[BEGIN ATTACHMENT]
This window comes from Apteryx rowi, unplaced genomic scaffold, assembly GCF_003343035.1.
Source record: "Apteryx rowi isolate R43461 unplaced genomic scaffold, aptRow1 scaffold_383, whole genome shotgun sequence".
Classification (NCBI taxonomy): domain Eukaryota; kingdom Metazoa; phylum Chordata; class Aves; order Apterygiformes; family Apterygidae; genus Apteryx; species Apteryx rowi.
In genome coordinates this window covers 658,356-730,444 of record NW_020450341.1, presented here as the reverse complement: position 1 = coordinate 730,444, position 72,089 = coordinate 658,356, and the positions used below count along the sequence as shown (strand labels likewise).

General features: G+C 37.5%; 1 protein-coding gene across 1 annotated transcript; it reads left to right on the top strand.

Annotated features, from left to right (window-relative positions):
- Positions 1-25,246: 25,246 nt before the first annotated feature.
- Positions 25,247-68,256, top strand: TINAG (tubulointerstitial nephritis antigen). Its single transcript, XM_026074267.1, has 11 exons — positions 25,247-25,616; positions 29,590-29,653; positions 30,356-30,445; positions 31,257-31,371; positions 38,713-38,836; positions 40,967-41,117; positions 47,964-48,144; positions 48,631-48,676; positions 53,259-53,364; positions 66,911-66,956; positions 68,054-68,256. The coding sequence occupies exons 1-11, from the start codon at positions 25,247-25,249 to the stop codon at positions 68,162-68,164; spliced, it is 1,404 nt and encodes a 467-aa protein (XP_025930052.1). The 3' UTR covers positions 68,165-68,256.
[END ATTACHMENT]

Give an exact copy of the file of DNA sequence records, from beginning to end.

This window comes from Apteryx rowi, unplaced genomic scaffold, assembly GCF_003343035.1.
Source record: "Apteryx rowi isolate R43461 unplaced genomic scaffold, aptRow1 scaffold_383, whole genome shotgun sequence".
Classification (NCBI taxonomy): domain Eukaryota; kingdom Metazoa; phylum Chordata; class Aves; order Apterygiformes; family Apterygidae; genus Apteryx; species Apteryx rowi.
In genome coordinates this window covers 658,356-730,444 of record NW_020450341.1, presented here as the reverse complement: position 1 = coordinate 730,444, position 72,089 = coordinate 658,356, and the positions used below count along the sequence as shown (strand labels likewise).

General features: G+C 37.5%; 1 protein-coding gene across 1 annotated transcript; it reads left to right on the top strand.

Annotated features, from left to right (window-relative positions):
- Positions 1-25,246: 25,246 nt before the first annotated feature.
- Positions 25,247-68,256, top strand: TINAG (tubulointerstitial nephritis antigen). Its single transcript, XM_026074267.1, has 11 exons — positions 25,247-25,616; positions 29,590-29,653; positions 30,356-30,445; positions 31,257-31,371; positions 38,713-38,836; positions 40,967-41,117; positions 47,964-48,144; positions 48,631-48,676; positions 53,259-53,364; positions 66,911-66,956; positions 68,054-68,256. The coding sequence occupies exons 1-11, from the start codon at positions 25,247-25,249 to the stop codon at positions 68,162-68,164; spliced, it is 1,404 nt and encodes a 467-aa protein (XP_025930052.1). The 3' UTR covers positions 68,165-68,256.